by Rebecca York, Ann Voss Peterson, and Patricia Rosemoor; contemporary (2006)
Silhouette Intrigue, £3.10, ISBN 0-373-22838-4
The three stories in Desert Sons are very closely linked - they happen right after each other with a murder mystery developing throughout all three stories - so this isn't your typical garden variety anthology. Unfortunately, it is also a pretty forgettable anthology.
The stories take place in Sena Pueblo, a sleepy town in New Mexico, and revolves around three men. Each fellow has a story named after him.
In Rebecca York's Luke, Luke Cordova is an ex-con who was framed and now he owns a plumbing company. He likes to sneer. That is the only distinct personality I get from his story. Oh, he's supposed to be this loner type, but egad, he sneers. Why do I have this feeling that the sneer will remains in place as he shags the heroine? Luke, our quintessential sneering tall, dark, and handsome hero, and our heroine Ashley Donaldson pretty much stumble upon the mystery when they find Joe, their mutual friend, waving a gun and acting crazy. When Joe shows up dead, Luke is predictably the main suspect so Ashley decides to say that she was with him that night that Joe died in order to protect Joe.
Ashley, a woman trying to discover more about her birth mother in Sena Pueblo, is a heroine who just cannot stay put when the hero tells her to. When he tells her to stay put while he sneaks off to investigate a noise, she'll happily sneak off after him. Frankly, I think she's an accident waiting to happen. While Ms York thankfully doesn't have Ashley becoming a liability to Luke - Ashley comes close at one point in the story, though - I find myself cringing every time Ashley behaves like this fearless wide-eyed Nancy Drew with no common sense. Between her fearless charging into danger and Luke's permanent sneer, I feel as if I'm reading a dime novel of some sort.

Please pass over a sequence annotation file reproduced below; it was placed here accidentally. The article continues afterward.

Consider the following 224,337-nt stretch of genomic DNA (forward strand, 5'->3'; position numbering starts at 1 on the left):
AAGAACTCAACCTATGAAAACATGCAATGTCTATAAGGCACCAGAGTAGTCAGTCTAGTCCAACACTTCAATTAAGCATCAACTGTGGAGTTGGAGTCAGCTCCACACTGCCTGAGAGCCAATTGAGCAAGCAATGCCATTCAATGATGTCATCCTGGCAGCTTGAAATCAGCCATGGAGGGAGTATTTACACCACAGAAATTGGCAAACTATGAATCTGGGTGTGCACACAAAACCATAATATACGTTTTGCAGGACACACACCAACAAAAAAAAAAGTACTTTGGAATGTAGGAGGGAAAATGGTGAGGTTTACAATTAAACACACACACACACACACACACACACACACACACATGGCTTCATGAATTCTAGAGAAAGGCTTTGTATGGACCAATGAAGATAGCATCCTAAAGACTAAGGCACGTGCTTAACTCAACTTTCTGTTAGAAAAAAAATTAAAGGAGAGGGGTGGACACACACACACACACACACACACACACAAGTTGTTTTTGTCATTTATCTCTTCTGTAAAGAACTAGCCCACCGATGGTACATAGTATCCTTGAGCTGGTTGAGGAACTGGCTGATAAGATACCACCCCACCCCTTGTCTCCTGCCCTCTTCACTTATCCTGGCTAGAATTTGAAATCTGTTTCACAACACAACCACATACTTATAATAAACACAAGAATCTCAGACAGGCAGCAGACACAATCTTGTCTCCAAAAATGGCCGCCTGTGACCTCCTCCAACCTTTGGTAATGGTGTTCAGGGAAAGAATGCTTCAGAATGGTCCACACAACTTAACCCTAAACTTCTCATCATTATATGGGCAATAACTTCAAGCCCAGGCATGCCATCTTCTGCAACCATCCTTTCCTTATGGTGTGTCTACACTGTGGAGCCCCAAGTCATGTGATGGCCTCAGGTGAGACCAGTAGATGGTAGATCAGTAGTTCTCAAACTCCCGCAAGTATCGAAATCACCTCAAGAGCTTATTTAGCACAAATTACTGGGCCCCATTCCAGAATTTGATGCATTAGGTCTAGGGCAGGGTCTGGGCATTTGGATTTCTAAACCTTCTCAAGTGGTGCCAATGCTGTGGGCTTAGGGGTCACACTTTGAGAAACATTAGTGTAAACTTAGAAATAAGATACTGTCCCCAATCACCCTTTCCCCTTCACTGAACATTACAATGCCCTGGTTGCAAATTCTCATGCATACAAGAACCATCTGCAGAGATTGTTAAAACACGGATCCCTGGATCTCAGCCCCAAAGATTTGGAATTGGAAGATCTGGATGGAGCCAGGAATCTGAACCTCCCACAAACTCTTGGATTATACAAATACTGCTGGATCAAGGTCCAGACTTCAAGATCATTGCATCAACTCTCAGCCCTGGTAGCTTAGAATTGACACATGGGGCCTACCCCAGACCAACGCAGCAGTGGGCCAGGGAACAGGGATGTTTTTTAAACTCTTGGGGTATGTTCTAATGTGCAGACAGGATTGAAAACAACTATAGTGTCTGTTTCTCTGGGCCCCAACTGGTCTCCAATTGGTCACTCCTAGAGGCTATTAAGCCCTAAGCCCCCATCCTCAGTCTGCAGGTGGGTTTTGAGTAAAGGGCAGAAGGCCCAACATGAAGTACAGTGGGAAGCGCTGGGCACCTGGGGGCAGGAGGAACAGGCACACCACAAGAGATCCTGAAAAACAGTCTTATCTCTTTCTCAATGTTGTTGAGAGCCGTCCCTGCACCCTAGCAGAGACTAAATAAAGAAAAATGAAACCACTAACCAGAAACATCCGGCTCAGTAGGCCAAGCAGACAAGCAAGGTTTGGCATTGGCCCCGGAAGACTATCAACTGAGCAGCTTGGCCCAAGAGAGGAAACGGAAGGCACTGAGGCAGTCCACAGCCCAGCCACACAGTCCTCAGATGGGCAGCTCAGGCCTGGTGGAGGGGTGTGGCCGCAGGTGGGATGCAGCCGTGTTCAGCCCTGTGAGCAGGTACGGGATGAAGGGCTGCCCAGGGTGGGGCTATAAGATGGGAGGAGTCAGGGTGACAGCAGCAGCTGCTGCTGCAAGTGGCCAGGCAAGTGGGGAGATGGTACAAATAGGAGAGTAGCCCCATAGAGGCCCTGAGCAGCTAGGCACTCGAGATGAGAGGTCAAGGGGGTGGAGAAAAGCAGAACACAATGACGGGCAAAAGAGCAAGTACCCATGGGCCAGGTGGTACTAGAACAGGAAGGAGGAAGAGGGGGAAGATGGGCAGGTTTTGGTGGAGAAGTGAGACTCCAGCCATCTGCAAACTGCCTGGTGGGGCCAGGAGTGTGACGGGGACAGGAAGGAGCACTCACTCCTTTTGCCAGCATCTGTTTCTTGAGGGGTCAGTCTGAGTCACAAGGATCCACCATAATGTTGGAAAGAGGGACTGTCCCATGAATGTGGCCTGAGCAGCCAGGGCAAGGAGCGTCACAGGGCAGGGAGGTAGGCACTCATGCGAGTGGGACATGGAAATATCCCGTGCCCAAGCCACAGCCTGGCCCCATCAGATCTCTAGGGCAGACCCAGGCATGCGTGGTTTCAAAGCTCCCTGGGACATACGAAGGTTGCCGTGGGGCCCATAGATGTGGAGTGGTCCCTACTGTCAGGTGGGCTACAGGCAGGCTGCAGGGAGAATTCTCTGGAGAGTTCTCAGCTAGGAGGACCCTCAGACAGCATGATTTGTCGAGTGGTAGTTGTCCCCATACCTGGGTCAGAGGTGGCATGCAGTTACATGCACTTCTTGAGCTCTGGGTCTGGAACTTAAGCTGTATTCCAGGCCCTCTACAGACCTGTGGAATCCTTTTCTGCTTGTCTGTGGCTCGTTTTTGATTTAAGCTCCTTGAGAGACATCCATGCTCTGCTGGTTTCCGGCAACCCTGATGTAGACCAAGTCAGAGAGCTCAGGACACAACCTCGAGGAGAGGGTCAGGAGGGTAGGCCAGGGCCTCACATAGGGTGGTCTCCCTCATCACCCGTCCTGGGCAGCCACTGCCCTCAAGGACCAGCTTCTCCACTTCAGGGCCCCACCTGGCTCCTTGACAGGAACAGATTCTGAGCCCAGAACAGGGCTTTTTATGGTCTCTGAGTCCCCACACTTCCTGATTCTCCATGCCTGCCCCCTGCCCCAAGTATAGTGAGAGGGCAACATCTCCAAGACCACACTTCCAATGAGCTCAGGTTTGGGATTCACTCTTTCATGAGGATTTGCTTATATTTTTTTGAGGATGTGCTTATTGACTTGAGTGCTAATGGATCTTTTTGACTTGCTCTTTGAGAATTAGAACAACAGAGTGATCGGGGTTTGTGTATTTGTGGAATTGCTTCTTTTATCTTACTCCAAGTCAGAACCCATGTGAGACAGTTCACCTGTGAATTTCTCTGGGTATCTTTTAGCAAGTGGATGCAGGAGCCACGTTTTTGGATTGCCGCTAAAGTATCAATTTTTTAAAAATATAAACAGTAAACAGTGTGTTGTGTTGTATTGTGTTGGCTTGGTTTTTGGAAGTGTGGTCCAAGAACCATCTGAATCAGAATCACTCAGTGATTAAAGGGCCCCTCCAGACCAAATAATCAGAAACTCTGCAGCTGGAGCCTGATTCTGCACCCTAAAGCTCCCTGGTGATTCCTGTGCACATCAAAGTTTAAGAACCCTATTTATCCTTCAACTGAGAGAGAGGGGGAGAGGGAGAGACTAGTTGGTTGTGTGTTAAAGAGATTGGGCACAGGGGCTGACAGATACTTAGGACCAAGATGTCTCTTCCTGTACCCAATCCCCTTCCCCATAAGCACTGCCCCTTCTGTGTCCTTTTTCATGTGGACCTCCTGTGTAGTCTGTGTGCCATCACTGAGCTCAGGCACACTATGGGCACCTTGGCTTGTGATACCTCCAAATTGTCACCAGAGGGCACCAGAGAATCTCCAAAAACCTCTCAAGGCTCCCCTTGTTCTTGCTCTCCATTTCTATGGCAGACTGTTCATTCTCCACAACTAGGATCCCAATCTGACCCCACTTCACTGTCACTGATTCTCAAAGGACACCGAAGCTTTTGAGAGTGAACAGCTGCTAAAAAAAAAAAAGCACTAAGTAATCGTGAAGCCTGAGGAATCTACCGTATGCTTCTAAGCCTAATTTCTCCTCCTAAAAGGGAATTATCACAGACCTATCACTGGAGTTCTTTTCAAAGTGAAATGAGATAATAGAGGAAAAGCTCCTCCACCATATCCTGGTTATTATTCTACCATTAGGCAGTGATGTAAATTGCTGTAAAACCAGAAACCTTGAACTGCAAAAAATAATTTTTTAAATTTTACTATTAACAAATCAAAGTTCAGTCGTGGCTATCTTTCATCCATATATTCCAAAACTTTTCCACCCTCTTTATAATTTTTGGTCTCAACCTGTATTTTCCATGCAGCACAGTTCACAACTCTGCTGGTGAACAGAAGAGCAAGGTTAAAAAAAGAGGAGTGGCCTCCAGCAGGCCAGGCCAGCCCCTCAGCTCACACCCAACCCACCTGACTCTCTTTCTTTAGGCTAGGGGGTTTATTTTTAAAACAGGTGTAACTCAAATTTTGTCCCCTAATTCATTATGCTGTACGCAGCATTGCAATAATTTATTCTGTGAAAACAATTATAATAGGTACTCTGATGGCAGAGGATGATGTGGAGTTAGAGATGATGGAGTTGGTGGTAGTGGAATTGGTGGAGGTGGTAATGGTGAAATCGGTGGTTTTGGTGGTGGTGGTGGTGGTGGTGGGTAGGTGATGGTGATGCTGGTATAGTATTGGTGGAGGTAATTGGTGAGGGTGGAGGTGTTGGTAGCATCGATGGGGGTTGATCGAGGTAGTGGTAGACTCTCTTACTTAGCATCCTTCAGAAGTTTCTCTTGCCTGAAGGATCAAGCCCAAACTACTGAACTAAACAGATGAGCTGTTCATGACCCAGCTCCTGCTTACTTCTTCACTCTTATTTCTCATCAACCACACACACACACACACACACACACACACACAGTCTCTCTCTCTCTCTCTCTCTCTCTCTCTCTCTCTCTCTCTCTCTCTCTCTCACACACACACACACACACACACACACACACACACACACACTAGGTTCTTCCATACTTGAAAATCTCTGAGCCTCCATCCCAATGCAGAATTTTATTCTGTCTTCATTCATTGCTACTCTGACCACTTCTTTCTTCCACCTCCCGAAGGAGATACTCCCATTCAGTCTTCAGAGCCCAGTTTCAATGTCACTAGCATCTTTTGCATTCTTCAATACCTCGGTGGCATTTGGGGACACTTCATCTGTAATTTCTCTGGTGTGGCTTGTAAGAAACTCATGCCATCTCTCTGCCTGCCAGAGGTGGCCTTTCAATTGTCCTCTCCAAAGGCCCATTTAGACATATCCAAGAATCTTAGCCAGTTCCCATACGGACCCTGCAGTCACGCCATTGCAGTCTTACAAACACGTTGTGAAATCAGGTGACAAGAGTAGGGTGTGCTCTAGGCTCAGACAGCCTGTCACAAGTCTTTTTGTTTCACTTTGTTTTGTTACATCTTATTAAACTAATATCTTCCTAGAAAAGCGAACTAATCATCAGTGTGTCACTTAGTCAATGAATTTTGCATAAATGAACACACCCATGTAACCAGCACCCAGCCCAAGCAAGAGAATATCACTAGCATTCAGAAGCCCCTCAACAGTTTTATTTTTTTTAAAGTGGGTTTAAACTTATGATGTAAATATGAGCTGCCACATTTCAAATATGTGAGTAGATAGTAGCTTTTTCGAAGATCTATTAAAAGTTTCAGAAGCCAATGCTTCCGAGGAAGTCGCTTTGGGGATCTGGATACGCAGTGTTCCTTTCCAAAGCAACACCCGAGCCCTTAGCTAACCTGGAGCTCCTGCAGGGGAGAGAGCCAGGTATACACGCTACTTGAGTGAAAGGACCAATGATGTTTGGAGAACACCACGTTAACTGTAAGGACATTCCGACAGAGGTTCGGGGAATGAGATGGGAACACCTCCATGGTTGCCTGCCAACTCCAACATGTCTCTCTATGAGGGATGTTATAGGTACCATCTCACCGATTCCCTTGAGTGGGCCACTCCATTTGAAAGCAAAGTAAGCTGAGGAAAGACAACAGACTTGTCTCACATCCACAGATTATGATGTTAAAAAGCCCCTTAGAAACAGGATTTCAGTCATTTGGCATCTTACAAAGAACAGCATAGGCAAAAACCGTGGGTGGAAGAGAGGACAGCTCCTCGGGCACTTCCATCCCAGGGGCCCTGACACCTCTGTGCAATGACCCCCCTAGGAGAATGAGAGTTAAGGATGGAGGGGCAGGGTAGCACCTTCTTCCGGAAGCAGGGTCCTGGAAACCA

Ann Voss Peterson continues the mystery in Tom, where we have Luke's buddy Tom Lahi, a lawyer, sparring wits and later tongues with Jessie Gardner, the FBI agent who is in town to investigate Joe's death. This is the best of the three stories because Tom and Jessie are the characters that come closest to attaining two-dimensional depths. They don't sneer or do anything stupid here. This is a short and enjoyable story. In this anthology, that means this story is pure gold compared to the other two.
Patricia Rosemoor's Rico is the worst story of the three. Rico Tafoya, a rich art gallery owner and friend of the other two men, is just like Luke in that he too has a permanent sneer on his face. The vapid heroine Charlotte Reyna, on the other hand, is like those stupid heroines in horror movies. You probably have seen a few of those movies, I'm sure, where these heroines know that a great evil is coming but when they try to tell the cops about the great evil, they babble and shriek and come off like a nutcase so nobody believes them. Charlotte is that kind of heroine. She seems to be an entirely visceral creature, basing her decisions purely on how she feels about something.
Also, the story disappointingly ends with the revelation that the villain is... still a nonentity by the time this fellow is revealed. It is hard not to feel cheated when I learn that the villain turns out to be Just Some Crazy Bad Guy, especially after all that build up in the three stories.
Desert Sons has only one story that I'd consider worth a second reading. Talk about a dry spell.
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